And then there is everyone else offering brilliant, helpful and overwhelming tips and how-to articles.
We’ve made things simpler, and (we hope) a little fun.
We’ve created a mini course from articles on the Conversion Scientist. We’ve selected the nine articles that we think you really should read. We even included several Audio selections for your commute to work.
Each time you read or listen, you will collect points. Collect enough points and earn a badge.
Earn your Ph.D. in Conversion Awesomization, we’ll give you a special prize.

Three Levels of Learning

We have nine articles organized into three levels of learning. You can earn four badges you can earn.

The Student Badge is awarded when you sign up to start collecting points. You don’t want to stay at the Student level. It means you haven’t really done anything.
The Undergrad Badge signifies that you’ve completed the basic level of content (basic for a Rocket Scientist, maybe).


  • Copy that makes visitor stick.

  • Six email superstitions holding you back.

  • The four people who come to your site every day.
The Master Badge signifies that you’ve completed the basic level of content (basic for a Rocket Scientist, maybe).


  • Persuasive copy that converts.

  • The math of marketing.

  • Pushing past content marketing barriers.
The Ph.D. Badge signifies that you’ve injected all nine articles into your ever-swelling brain and you qualify for a free site review with a Conversion Scientist.


  • Writing test hypotheses.

  • Creating landing pages that convert.

  • Getting past the bouncers in our brains.

Now is the time to start. Go ahead and get your Student Badge. Within a few days, you will be a Ph.D. in Conversion Awesomization.

The things that make a website work are not always obvious until someone points them out. Myth and legend reign without data. Brian Massey introduces you to the unexpected website formulas that will help turn your website around.
And he does it all with science.
Not just any science either – Conversion Sciences. Brian shares his unexpected formulas to help create winning websites. You didn’t think they lab coat was just for show, did you?
Brian presented at March’s AUSOME Meetup and shared 18 surprising ways to make sure your website is WINNING. Everything From landing pages to “business porn,” Brian walks you through the Do’s and Don’ts of having a website that relies on conversions.

The Unexpected Website Formulas Slides


No, we aren’t talking about The Blob, or The Mist or even The Thing. We’re talking about “The Thing” that keeps visitors from taking action on your site and converting. Brian has a great post on Search Engine Land talking about The Thing and how do deal with it.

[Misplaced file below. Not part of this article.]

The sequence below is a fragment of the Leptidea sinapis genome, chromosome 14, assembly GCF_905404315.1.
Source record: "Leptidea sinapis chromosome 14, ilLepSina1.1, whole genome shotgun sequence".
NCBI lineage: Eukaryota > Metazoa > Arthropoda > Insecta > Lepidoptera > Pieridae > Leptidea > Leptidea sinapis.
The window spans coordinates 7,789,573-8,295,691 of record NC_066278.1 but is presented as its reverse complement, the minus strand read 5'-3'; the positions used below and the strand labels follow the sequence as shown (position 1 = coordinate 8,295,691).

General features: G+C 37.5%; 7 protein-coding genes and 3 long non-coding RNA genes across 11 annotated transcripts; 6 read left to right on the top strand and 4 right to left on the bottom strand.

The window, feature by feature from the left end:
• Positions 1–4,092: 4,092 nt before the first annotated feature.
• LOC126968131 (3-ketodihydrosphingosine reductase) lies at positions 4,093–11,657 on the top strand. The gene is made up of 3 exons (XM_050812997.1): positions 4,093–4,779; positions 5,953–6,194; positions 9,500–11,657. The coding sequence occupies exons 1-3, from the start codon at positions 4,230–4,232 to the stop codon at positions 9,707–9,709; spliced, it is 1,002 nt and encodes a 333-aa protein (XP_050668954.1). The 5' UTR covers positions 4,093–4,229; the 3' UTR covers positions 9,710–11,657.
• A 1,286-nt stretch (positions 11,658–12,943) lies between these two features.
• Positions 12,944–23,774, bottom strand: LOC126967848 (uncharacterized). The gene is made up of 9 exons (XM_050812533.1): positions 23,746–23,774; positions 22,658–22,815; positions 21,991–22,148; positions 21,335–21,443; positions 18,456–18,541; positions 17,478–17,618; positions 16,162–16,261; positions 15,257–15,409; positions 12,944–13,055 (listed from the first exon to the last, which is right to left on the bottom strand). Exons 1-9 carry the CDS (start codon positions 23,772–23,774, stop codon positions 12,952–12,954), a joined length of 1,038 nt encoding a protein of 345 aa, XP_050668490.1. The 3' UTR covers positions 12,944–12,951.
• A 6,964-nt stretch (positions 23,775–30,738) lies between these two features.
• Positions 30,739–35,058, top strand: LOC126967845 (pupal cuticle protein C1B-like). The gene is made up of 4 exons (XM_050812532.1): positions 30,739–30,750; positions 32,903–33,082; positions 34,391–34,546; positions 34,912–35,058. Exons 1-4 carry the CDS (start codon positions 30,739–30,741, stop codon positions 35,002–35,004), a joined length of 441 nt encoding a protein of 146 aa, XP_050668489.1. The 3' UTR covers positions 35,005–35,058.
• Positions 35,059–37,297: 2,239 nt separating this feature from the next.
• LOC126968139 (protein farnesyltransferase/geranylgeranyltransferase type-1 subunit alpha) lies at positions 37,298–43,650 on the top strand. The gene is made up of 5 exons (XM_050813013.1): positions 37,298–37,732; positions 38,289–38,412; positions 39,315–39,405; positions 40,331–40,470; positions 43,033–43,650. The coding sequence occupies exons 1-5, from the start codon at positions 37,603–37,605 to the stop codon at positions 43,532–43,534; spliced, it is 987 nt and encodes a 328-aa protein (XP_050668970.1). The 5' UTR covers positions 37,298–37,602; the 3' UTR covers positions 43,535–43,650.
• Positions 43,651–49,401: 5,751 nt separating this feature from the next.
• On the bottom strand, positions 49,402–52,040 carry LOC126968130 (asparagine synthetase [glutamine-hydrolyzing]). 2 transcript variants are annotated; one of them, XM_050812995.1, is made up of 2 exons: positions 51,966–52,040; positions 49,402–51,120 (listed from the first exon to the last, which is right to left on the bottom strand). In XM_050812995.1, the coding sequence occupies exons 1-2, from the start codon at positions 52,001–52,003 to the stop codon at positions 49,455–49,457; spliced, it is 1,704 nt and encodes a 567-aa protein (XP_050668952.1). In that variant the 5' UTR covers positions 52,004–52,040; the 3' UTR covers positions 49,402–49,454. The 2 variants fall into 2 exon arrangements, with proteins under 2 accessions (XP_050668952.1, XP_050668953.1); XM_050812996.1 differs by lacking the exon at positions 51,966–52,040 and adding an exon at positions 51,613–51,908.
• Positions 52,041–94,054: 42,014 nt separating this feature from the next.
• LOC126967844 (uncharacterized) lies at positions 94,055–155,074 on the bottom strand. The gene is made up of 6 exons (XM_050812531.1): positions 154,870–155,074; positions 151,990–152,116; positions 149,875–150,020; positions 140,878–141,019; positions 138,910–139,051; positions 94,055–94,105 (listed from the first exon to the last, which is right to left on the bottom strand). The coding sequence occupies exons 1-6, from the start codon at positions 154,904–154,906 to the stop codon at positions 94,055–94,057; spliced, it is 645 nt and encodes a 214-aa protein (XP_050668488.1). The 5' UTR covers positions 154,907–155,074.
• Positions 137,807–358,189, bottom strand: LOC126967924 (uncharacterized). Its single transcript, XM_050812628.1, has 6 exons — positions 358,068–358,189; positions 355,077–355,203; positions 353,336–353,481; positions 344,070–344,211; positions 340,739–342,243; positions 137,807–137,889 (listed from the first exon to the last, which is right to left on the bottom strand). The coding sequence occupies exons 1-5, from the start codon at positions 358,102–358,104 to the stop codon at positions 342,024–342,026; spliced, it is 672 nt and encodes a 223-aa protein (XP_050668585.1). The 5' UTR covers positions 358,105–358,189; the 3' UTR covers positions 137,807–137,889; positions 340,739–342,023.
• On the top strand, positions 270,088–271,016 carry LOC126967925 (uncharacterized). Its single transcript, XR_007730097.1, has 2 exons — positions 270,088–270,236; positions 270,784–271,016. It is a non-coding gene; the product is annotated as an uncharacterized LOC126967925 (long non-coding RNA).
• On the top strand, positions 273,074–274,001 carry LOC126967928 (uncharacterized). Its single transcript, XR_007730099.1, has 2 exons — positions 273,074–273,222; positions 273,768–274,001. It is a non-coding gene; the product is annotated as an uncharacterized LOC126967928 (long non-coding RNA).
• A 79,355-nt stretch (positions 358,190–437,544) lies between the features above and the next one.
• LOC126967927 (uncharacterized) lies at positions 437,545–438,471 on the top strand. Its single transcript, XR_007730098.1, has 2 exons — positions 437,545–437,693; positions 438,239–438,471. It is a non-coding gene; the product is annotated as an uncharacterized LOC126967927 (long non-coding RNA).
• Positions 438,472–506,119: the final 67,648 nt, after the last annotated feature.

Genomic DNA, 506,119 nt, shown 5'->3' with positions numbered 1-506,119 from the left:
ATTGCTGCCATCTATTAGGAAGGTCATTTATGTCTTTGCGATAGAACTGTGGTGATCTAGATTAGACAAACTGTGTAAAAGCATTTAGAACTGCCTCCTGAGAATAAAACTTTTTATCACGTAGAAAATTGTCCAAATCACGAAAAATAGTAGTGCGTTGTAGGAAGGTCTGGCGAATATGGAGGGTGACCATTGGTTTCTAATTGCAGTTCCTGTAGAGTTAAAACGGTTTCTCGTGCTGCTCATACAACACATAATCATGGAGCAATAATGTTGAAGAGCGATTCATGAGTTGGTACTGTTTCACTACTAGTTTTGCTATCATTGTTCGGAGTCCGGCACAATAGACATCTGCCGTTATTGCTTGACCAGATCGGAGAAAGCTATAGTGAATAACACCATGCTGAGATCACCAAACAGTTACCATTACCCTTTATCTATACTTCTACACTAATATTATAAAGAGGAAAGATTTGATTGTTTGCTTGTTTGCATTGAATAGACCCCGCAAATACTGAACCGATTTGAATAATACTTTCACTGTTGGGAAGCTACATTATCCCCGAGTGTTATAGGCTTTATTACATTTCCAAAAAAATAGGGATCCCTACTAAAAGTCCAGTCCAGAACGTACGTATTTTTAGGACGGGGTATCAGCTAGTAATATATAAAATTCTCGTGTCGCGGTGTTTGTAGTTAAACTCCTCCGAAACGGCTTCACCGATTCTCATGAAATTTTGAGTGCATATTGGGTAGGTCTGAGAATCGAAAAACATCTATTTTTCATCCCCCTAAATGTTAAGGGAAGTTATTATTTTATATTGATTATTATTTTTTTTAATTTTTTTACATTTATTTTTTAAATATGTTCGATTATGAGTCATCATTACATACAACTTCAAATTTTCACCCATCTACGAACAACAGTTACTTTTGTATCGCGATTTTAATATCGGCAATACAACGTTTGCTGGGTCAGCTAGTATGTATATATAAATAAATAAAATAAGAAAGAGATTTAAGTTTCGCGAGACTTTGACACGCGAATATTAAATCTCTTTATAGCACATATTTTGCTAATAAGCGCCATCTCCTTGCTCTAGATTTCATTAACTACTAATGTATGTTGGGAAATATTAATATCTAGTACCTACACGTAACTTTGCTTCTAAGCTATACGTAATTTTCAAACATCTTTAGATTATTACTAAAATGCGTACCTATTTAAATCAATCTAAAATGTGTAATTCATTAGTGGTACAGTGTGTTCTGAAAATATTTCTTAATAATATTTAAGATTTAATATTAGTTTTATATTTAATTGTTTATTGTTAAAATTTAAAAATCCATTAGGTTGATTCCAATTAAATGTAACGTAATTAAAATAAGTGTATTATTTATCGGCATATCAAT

To be fair, The Blob is pretty fearsome as well.

That is this elusive Thing? According to Brian, the thing usually falls in one of five areas; risk reversal, value proposition/messaging, social proof, user interface/user experience, and credibility/authority.


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Once you identify The Thing, what can you do to combat that concern and give your visitors the confidence to take action.

Brian walks you through each area and what changes you can make to reduce visitor concern. Think of it as your tools to fight The Thing.

Read Brian’s entire post on Search Engine Land or listen to the audio below, and rid your site of The Thing today.


There is an insidious voice speaking to your visitors from the moment they click through to your site. It camps in the back of their minds, setting up a tent and proceeding to talk your visitors out of taking action. While there are many angles this voice can work to fill visitors with doubt, there is likely one that is common to a large number of your visitors.

It’s “the thing.”

If you can discover and address the thing — the major concern shared by a significant number of your visitors — then you can make some major improvements in your conversion rates and revenue per click.

When testing, we have found that this thing will fall into one of five areas: risk reversal, value proposition/messaging, social proof, user interface/user experience, and credibility/authority. All of these nagging questions may be present to some degree, but one of them is more pressing than the others — and addressing it will give you wins early and often.

I recommend that you open a spreadsheet so you can capture the hypotheses that come to mind as you read these gems. Your hypotheses should read like this:

If I [change something] then more visitors will [do something good or stop doing something bad] as measured by [some metric like revenue per visit or conversion rate].”

Let’s get started.

Risk Reversal

The thought camping at the back of your visitors’ heads may be, “What if I regret this purchase?”